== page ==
North Carolina authorizes $900 million in transportation GARVEE bonds

News AASHTO Journal October 05, 2005
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North Carolina Gov. Mike Easley recently signed a bill authorizing $900 million in grant anticipation revenue and vehicle (GARVEE) bonds that will be used to help pay for federally-funded transportation projects across the state.

In addition to that measure—House Bill 254—Easley also signed House Bill 750, which lets the North Carolina Department of Transportation (NCDOT) expand the Secondary Roads Construction Program over the next four years from pavement of unpaved roads to a comprehensive modernization program.

“North Carolina’s transportation needs continue to outpace available resources and these two bills will help significantly address that gap,” Easley said. “Our citizens will benefit with safer and better roads, and new jobs and economic development opportunities will be generated across the state.”

The governor’s office said the GARVEE bonds will be issued by the State Treasurer’s Office and approved by the Council of State. Use of the bonds will let highway projects be built sooner and save money by garnering current construction prices. The projects to be funded through the bonds have not yet been identified. The use of GARVEE bonds for larger projects will also free other funding for smaller projects across the state. The bonds are backed by federal revenue and will not affect the state’s credit rating.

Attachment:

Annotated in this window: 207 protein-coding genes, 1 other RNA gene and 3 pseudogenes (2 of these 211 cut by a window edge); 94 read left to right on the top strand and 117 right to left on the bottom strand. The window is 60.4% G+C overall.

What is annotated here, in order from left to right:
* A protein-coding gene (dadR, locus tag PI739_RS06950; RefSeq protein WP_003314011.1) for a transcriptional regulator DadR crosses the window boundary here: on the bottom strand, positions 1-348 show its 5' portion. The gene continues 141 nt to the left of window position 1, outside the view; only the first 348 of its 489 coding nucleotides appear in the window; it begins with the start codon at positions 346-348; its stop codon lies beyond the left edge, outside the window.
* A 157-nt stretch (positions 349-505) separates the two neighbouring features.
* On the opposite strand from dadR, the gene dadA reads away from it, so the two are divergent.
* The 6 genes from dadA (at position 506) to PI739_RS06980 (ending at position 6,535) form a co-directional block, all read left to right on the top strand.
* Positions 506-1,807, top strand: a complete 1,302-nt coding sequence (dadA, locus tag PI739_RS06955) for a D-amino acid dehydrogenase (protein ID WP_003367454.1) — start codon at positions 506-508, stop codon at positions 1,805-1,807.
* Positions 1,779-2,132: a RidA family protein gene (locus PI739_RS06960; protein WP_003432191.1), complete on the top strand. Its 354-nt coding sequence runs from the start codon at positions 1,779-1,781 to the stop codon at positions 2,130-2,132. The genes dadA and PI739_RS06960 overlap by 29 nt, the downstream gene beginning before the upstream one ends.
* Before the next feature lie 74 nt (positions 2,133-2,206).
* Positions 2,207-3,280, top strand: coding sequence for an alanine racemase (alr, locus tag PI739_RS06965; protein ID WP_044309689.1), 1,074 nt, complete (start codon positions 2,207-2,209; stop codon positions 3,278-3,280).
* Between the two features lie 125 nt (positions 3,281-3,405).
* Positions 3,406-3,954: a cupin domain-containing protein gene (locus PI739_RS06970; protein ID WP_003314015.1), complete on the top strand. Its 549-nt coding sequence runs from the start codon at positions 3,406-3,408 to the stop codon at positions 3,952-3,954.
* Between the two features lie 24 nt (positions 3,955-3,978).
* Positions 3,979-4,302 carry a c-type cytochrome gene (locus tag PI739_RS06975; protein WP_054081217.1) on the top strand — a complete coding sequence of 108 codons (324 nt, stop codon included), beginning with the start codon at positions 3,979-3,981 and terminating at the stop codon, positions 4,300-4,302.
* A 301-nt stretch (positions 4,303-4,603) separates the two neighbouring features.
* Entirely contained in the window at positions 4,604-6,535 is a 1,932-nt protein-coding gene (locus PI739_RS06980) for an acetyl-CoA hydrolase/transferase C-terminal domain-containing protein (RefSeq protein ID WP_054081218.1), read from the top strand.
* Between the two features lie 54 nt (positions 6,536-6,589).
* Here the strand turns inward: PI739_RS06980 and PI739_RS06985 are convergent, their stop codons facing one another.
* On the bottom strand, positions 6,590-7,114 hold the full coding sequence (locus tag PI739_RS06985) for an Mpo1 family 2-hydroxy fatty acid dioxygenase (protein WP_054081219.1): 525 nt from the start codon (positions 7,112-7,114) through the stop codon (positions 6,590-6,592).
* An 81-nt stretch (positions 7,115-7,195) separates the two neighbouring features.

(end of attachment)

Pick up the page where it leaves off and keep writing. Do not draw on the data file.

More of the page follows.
H.B. 750 enables NCDOT to continue its emphasis on paving unpaved state-maintained secondary roads, but beginning in 2006, it also provides $68.6 million in secondary road funds to be used for maintenance and modernization projects on paved secondary roads. Additionally, the bill requires $5 million to be set aside until Fiscal Year 2009-10 to pave any unpaved secondary road previously deemed ineligible for paving.

The governor’s office said secondary roads comprise nearly 64,000 miles of North Carolina’s more than 78,000-mile highway system, and only about 4,400 miles of those roads are unpaved. A recent condition assessment projected a $121 million gap between available funds and secondary-road maintenance needs.

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